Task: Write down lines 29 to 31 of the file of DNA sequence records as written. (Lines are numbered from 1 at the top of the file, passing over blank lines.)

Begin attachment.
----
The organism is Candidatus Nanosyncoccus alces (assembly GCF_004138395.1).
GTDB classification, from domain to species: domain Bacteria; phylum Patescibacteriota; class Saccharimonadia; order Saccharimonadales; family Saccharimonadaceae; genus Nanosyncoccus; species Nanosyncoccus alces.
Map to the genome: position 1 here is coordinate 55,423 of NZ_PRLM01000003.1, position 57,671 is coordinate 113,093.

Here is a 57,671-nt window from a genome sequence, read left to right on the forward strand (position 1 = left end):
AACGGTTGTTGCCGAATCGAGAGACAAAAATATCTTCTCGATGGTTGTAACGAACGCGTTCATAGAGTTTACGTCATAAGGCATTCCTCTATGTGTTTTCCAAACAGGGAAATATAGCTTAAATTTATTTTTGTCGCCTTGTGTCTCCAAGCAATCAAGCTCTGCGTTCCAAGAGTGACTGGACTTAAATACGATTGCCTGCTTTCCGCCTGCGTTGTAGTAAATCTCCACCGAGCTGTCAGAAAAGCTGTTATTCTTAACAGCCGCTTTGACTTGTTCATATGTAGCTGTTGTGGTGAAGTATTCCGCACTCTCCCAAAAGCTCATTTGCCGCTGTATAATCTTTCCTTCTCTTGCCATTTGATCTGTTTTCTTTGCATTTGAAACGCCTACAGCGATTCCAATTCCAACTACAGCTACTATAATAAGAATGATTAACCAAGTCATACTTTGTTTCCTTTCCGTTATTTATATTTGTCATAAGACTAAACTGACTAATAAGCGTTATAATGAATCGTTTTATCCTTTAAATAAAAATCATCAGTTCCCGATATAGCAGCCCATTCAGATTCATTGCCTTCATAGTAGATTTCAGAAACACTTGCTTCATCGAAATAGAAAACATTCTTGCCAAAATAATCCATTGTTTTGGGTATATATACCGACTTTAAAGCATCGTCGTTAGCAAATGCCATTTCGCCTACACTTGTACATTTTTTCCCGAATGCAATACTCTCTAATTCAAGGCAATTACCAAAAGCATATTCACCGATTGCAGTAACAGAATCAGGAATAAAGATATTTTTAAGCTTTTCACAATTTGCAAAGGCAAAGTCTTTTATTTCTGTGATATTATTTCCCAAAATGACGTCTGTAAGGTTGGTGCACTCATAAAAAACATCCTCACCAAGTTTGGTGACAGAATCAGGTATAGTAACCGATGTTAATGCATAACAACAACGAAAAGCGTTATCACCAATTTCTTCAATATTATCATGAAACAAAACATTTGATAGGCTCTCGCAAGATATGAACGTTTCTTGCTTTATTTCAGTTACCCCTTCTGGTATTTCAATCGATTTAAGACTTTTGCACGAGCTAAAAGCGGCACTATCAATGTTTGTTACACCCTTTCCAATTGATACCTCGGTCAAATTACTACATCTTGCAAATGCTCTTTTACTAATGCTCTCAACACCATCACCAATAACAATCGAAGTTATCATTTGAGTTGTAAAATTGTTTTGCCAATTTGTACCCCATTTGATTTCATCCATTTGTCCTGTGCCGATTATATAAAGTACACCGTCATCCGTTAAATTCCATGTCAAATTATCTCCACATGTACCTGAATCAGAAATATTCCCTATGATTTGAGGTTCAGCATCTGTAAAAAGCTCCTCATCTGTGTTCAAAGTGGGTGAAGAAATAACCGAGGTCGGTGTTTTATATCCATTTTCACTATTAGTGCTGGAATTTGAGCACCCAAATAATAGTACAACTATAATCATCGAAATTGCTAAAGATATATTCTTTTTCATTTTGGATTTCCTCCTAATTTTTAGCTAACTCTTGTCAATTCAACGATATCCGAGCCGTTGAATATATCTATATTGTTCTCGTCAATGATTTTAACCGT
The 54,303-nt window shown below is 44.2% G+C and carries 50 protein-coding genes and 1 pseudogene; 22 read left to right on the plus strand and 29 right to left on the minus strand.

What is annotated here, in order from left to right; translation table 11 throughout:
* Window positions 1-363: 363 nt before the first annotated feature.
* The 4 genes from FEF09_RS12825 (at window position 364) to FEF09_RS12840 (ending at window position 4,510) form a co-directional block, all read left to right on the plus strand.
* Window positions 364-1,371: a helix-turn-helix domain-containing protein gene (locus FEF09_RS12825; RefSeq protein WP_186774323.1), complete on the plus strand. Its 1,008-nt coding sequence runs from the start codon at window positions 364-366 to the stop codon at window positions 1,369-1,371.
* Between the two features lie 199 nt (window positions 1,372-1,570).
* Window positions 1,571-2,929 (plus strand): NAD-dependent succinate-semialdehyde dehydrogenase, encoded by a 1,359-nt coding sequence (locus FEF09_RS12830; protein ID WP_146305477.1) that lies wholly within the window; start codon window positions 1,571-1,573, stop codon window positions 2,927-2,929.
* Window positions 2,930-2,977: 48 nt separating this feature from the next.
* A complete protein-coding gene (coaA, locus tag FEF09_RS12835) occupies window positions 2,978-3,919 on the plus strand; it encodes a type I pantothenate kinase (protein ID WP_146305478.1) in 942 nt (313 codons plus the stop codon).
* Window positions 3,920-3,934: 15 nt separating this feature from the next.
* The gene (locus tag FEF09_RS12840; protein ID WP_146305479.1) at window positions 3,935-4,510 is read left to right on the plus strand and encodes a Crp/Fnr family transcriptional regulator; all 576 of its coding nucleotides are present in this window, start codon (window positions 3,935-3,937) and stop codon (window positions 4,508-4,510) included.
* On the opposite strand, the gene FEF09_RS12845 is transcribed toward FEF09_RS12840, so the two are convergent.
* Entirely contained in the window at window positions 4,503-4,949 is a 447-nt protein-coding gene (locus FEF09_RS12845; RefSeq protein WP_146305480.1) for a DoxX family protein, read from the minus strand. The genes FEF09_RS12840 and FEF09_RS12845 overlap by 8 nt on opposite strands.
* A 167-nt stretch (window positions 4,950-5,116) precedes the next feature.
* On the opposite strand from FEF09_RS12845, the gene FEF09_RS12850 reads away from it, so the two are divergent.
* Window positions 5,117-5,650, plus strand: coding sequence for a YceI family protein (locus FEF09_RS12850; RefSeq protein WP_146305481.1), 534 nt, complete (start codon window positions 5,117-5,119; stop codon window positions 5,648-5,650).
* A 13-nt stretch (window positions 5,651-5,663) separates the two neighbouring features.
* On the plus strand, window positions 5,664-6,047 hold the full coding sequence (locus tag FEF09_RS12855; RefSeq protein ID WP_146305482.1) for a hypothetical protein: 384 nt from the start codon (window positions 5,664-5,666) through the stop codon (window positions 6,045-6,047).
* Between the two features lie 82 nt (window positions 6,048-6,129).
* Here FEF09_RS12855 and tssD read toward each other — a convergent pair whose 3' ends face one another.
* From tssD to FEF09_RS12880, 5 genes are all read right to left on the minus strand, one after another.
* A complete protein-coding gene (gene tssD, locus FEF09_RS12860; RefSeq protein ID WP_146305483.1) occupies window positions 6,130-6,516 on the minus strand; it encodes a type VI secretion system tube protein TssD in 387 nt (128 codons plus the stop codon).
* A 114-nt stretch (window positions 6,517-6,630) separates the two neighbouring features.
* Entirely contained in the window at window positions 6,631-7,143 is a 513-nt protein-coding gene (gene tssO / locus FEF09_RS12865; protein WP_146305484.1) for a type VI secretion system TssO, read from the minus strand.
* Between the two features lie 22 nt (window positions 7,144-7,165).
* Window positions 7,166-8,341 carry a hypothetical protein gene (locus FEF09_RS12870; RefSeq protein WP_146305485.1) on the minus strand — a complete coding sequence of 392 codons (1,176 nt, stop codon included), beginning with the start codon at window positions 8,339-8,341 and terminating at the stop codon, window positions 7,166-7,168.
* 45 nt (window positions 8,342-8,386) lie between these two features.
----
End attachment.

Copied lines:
* Entirely contained in the window at window positions 6,631-7,143 is a 513-nt protein-coding gene (gene tssO / locus FEF09_RS12865; protein WP_146305484.1) for a type VI secretion system TssO, read from the minus strand.
* Between the two features lie 22 nt (window positions 7,144-7,165).
* Window positions 7,166-8,341 carry a hypothetical protein gene (locus FEF09_RS12870; RefSeq protein WP_146305485.1) on the minus strand — a complete coding sequence of 392 codons (1,176 nt, stop codon included), beginning with the start codon at window positions 8,339-8,341 and terminating at the stop codon, window positions 7,166-7,168.